- Love the theme. I am wildly into games about space, which is good because there are always a lot of them. I think this is itten’s first foray into the final frontier, though, so, nice work on that.
- Such neat pieces! I hope y’all like rings, because the whole game is just tiny wooden rings and one plastic tower.
- The stacking element is super cool. I generally love stacking games anyways, but stacking as an abstract strategy element is something a really favorably associate with Santorini, and I’m glad to see that there can be two games that I associate with that mechanic.
- The game has an incredible table presence. It just looks super cool when you’re playing it and once you finish. There are so many rings and it gives off a very futuristic vibe. I really am super into it.
- Has a very peaceful atmosphere to it, despite being kind of cutthroat. It might just be a space game thing, because I think Sol: Last Days of a Star had this going for it, too. Definitely not all space games, for sure, but I think those two had some sort of serenity to them. Star Maps, too.
- “Longest” set of rings isn’t a particularly useful categorization. I’ve amended it here to be the most rings of one color touching in a sequence, but since there’s multiple levels to these bases, “longest” doesn’t quite cover the correct determination, I feel.
- Feels a smidge long. I’d be fine with the 15 – 30 minute range, but this is definitely more the 30 – 60 minute range, which feels long for a two-player abstract strategy game.
- It’s not the most stable structure. Sometimes the Settlements are extremely difficult to put on, which can be frustrating. The rings by themselves are fairly sturdy, but the game can definitely evolve in less-sturdy directions, which can be annoying.
- There definitely needs to be rules about how much you can touch / move the structure, but they’re basically unenforceable. The structure gets shifted by accident a bunch, and this occasionally makes legal moves illegal or illegal moves totally legal, which can mess with your strategy a bit if you’re not careful. That said, you shouldn’t just be allowed to push some rings so that you have a good play that your opponent couldn’t have noticed, either. The rules are surprisingly mum about this and what happens if the structure is knocked over.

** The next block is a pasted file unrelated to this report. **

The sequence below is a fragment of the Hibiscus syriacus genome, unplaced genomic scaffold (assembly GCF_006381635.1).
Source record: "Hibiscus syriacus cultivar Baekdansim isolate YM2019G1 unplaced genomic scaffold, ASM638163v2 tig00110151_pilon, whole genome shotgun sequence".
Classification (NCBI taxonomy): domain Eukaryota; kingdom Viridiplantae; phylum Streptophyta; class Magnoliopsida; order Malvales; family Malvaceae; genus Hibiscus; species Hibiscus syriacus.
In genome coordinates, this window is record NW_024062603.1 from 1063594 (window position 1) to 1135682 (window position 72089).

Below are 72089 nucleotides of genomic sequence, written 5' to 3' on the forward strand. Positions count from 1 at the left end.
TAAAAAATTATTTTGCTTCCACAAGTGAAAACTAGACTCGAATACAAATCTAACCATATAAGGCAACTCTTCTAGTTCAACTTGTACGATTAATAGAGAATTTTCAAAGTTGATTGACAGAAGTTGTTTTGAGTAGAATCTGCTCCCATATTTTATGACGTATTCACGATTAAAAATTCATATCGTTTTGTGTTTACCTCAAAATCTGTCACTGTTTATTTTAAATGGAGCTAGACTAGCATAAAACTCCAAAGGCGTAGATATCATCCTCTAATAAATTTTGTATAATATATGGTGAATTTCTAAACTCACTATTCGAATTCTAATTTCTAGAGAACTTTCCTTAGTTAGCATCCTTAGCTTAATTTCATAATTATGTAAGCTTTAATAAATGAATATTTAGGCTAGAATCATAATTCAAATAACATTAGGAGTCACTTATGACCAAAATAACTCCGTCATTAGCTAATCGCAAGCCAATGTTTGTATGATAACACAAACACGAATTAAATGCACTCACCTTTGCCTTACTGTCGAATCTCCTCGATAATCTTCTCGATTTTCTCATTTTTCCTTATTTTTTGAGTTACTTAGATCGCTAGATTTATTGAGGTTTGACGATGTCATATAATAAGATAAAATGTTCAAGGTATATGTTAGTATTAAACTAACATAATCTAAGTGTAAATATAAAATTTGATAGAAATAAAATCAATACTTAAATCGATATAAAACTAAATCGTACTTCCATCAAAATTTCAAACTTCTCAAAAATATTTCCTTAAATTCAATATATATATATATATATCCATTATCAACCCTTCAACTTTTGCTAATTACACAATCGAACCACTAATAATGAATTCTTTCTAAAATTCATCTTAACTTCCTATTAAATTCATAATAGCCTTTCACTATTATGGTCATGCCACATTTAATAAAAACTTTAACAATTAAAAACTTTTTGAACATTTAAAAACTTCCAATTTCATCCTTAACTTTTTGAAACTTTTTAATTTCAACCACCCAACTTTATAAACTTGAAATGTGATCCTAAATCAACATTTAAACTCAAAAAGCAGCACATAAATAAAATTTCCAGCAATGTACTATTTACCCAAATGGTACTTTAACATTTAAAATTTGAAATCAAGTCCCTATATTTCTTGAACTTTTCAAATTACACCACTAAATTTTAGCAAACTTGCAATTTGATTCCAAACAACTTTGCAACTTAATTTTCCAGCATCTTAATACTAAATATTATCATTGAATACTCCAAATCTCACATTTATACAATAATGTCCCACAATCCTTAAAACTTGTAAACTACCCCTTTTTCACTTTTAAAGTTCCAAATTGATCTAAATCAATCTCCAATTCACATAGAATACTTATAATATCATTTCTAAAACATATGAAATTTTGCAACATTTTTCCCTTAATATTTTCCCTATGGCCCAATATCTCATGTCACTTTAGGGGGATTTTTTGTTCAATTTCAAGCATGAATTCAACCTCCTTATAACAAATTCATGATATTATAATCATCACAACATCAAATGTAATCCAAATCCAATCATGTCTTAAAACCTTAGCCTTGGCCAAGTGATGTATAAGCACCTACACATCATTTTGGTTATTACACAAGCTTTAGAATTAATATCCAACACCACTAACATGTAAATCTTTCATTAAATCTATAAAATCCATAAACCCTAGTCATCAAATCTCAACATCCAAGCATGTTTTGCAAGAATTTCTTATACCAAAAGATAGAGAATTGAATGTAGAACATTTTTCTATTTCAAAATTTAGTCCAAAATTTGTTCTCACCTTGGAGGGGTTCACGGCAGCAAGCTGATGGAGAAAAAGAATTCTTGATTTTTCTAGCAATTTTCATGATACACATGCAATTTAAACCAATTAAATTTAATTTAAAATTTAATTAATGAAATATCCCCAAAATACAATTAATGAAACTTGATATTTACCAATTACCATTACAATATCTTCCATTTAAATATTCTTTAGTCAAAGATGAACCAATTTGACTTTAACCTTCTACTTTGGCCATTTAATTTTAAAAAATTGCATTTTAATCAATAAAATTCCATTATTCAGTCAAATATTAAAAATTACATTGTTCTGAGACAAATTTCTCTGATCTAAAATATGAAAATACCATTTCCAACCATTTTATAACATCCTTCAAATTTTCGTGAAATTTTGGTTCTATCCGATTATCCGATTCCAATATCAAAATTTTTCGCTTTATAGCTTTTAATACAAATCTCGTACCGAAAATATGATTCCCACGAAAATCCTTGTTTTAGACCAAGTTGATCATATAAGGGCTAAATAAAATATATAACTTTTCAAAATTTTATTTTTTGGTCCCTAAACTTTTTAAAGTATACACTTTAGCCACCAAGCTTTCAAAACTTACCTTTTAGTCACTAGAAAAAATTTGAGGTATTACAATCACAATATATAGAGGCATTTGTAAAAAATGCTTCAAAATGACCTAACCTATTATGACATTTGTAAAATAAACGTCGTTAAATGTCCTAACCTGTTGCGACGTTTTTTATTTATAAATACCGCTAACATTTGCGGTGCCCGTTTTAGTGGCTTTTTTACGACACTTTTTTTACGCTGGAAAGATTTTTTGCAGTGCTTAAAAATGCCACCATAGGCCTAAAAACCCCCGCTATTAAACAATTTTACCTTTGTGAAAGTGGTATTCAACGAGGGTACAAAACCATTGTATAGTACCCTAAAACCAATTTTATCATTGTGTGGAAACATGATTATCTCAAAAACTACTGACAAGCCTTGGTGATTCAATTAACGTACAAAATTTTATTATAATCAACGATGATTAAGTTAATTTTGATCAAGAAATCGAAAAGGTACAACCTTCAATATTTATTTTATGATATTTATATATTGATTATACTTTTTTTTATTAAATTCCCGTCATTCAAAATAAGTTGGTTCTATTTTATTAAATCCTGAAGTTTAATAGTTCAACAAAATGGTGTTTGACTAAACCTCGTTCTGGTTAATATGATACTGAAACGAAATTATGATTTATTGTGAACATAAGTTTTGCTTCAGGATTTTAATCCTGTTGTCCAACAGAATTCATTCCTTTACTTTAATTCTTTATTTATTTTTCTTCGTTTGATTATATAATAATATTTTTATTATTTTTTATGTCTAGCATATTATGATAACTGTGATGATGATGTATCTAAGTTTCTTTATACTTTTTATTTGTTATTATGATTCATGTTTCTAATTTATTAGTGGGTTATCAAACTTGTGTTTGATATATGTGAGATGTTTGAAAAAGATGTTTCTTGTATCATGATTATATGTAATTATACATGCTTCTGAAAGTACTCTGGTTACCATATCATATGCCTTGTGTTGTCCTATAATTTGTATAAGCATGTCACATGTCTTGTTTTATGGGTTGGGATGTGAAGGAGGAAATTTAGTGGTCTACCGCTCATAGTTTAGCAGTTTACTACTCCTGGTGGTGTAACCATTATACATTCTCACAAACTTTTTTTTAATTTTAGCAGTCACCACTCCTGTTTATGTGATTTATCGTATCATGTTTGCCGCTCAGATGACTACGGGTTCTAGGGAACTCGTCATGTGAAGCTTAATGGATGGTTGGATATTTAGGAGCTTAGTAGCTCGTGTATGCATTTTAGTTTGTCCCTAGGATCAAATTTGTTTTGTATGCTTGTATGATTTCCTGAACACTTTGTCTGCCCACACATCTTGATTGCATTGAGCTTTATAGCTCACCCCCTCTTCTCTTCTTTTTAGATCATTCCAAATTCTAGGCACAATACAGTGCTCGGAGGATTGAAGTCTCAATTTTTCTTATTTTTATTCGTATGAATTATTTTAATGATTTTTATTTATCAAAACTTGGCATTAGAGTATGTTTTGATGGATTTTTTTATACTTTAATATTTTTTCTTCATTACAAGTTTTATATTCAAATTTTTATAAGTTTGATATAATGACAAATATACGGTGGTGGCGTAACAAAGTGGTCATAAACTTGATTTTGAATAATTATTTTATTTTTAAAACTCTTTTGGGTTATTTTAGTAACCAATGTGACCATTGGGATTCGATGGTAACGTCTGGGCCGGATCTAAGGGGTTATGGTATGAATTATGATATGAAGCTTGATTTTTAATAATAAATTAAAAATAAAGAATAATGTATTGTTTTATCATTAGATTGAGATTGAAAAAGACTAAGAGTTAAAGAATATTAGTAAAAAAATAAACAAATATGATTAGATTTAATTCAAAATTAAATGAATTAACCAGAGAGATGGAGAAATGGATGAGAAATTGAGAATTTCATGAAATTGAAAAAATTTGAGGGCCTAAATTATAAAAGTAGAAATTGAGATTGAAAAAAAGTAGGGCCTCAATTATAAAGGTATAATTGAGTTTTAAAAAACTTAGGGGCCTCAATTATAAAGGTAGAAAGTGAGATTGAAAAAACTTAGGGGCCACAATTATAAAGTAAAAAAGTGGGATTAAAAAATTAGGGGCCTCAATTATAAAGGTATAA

- Can be pretty rough for players with analysis paralysis (AP). I think that it’s the spatial element of the game and the strategy; players will aggressively analyze decisions. Unfortunately, since the game isn’t always stable, if they attempt to do different types of moves, they will almost certainly knock over a chunk of the base. Just warn them ahead of time.
Overall: 8 / 10
Overall, I’m a pretty big fan of Moon Base! Generally speaking, I like all the different components that it’s bringing together: it’s got a fun theme; it combines stacking with abstract strategy; it’s got solid artwork. All of that is great, and when you combine it it becomes exceptional. The place where this kinda throws me off a bit is that it’s a bit longer than other entries in the space (specifically, Santorini casts a very long shadow, here), so that loses it some points in my book. With these kinds of games, you tend to have to be very cutthroat if you want to win (and you do, here; that board is not as big as it looks), and it’s hard for me to maintain that type of mindset for 30+ minutes to play the game. It’s possible that the games don’t take that long, but they certainly start to feel long because you’re spending a lot of time thinking about strategy. Naturally, this means that AP can start to filter in, and now you’re trying to analyze all your available decisions, making the game even longer. That’s unfortunate, but, I think there are going to be a lot of people who love this game because of that. It demands some strategic planning and foresight because it provides you with all the information at the start of the game, essentially. No surprises beyond who takes what in what order, and even that shouldn’t be terribly surprising. What you end up with, though, is a really cool little base on the moon. It looks great and getting there was fun, too. I love what people are doing in the stacking space, specifically with space stacking. Anyways, if you’re looking for a solid two-player abstract game, I’d recommend checking out Moon Base! You might end up thinking that it’s out of this world.